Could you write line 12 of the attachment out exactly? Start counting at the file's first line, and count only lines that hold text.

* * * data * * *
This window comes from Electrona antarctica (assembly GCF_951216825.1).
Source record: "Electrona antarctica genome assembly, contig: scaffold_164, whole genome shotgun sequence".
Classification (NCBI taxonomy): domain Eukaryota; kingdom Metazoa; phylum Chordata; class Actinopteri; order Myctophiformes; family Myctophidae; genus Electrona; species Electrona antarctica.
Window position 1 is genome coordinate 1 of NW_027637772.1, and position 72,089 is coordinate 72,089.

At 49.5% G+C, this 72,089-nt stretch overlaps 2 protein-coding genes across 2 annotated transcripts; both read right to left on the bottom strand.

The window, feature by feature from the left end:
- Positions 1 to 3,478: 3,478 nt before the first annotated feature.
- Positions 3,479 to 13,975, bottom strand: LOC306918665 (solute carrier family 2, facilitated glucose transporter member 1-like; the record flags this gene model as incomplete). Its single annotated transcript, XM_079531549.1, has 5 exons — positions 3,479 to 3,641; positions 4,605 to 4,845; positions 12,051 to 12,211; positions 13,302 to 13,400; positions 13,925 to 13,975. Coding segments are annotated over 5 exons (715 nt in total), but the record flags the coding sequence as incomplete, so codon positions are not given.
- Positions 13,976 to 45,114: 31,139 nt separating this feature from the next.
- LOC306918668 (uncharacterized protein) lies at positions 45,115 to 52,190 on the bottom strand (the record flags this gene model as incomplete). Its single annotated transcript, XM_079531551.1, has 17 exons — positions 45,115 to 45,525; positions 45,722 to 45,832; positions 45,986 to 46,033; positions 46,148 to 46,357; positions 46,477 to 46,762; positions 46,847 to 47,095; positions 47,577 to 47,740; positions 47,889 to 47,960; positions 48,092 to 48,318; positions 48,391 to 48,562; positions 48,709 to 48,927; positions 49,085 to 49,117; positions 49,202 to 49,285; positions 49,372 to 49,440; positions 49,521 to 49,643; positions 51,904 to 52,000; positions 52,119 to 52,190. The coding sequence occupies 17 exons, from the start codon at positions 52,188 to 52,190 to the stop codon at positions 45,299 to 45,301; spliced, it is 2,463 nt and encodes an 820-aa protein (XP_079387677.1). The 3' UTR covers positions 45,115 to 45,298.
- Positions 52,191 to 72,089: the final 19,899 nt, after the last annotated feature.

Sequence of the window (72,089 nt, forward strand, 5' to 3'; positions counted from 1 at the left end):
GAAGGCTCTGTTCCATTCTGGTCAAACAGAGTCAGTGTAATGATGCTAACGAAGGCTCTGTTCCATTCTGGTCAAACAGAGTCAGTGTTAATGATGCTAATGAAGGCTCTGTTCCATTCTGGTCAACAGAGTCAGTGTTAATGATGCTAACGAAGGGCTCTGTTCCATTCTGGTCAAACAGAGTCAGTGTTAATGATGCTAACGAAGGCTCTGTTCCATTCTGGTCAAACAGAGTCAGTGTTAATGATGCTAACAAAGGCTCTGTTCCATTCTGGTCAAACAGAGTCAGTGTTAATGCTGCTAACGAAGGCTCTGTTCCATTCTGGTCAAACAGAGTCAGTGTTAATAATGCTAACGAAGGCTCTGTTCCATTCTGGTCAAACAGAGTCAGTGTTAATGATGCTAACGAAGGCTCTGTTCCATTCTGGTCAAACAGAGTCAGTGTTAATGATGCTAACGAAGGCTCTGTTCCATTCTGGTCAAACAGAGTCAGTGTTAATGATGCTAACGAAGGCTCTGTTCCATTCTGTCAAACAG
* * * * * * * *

Sequence of the window (72,089 nt, forward strand, 5' to 3'; positions counted from 1 at the left end):